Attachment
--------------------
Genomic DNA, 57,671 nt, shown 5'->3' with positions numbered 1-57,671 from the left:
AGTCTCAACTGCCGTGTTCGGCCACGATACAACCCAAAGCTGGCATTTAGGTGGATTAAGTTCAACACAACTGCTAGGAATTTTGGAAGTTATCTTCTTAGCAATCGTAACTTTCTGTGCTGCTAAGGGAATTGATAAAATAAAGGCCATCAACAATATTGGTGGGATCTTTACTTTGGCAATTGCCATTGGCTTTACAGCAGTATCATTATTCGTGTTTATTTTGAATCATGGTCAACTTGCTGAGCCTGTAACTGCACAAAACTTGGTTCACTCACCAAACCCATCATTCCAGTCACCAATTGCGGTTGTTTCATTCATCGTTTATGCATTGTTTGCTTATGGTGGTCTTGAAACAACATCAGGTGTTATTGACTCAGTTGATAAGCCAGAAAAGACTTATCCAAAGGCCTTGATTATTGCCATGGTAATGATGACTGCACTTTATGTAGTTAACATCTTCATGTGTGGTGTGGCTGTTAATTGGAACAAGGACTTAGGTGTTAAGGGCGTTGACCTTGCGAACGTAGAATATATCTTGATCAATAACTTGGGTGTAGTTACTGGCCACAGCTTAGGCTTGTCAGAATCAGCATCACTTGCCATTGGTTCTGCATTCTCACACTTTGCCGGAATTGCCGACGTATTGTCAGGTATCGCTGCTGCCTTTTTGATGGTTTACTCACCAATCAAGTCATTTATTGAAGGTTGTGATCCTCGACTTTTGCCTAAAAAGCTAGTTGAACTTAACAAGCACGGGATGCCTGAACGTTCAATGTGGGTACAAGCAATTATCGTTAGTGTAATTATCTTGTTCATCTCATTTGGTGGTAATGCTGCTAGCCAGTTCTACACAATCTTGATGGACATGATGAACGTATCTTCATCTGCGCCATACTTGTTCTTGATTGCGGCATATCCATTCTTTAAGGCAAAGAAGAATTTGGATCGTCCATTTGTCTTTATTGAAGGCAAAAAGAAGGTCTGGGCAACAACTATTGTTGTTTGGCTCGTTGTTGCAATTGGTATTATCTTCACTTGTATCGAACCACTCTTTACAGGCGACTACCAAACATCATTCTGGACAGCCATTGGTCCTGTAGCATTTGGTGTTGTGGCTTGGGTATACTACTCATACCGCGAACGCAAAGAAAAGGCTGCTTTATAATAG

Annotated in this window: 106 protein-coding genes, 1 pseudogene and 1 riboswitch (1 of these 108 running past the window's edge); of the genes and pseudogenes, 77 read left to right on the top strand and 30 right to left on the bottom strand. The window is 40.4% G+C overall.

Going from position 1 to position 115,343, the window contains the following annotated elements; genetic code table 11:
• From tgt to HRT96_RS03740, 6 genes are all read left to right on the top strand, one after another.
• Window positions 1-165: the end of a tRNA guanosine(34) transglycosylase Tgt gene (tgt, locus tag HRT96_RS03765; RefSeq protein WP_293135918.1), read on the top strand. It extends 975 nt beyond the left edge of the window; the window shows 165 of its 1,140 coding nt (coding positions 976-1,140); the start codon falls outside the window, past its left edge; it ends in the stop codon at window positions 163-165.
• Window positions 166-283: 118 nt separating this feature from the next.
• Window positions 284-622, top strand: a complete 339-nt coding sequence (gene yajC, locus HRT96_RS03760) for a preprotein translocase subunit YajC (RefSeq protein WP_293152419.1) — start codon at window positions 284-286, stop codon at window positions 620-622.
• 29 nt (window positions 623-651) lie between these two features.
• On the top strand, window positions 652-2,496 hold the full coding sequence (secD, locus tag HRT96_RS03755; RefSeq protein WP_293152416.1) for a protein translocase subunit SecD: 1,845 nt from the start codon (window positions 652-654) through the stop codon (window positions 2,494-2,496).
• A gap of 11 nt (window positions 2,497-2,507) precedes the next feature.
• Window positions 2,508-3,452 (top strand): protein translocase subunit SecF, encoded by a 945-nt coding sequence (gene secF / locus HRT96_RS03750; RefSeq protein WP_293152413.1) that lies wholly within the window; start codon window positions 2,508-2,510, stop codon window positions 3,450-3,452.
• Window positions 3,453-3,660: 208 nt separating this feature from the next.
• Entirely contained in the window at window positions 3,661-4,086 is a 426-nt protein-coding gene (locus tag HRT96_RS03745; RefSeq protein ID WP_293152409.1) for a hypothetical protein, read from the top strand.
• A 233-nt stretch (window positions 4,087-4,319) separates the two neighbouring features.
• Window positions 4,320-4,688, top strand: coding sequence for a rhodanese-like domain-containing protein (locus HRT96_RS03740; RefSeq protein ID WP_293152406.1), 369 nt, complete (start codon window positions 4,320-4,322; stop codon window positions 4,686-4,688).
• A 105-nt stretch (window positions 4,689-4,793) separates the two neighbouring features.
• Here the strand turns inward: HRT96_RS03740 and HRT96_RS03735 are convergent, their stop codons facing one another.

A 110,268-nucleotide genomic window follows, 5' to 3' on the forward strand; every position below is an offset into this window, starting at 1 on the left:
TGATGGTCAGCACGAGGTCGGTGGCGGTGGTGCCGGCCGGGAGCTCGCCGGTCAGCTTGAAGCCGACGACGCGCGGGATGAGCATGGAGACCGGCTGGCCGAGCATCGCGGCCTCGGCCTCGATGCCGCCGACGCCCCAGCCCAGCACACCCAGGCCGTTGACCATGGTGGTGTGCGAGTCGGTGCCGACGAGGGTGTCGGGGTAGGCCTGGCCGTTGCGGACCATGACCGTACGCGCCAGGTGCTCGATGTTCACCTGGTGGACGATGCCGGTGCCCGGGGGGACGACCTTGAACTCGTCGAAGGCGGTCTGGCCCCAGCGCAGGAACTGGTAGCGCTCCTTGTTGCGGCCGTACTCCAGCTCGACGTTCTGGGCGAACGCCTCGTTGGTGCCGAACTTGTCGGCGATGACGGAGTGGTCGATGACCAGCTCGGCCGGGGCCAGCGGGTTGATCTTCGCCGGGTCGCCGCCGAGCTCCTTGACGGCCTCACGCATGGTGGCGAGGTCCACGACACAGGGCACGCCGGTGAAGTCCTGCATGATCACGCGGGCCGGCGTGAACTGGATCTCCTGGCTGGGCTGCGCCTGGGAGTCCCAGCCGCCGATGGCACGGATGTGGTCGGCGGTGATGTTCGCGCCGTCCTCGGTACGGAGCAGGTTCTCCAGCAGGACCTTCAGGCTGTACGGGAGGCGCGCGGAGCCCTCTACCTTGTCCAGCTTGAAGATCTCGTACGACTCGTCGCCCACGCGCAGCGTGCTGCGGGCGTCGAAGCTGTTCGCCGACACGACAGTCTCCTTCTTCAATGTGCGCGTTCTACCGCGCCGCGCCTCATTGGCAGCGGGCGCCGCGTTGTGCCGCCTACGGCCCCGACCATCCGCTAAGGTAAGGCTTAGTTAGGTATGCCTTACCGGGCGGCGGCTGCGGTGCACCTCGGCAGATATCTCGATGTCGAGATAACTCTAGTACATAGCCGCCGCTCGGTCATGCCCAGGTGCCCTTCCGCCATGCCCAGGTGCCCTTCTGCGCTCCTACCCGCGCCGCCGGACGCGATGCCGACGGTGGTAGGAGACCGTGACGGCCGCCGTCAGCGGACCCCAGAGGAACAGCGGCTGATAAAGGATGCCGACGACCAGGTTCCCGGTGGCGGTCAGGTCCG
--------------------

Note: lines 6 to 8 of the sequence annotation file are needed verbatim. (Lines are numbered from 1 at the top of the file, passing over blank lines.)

• Window positions 1-165: the end of a tRNA guanosine(34) transglycosylase Tgt gene (tgt, locus tag HRT96_RS03765; RefSeq protein WP_293135918.1), read on the top strand. It extends 975 nt beyond the left edge of the window; the window shows 165 of its 1,140 coding nt (coding positions 976-1,140); the start codon falls outside the window, past its left edge; it ends in the stop codon at window positions 163-165.
• Window positions 166-283: 118 nt separating this feature from the next.
• Window positions 284-622, top strand: a complete 339-nt coding sequence (gene yajC, locus HRT96_RS03760) for a preprotein translocase subunit YajC (RefSeq protein WP_293152419.1) — start codon at window positions 284-286, stop codon at window positions 620-622.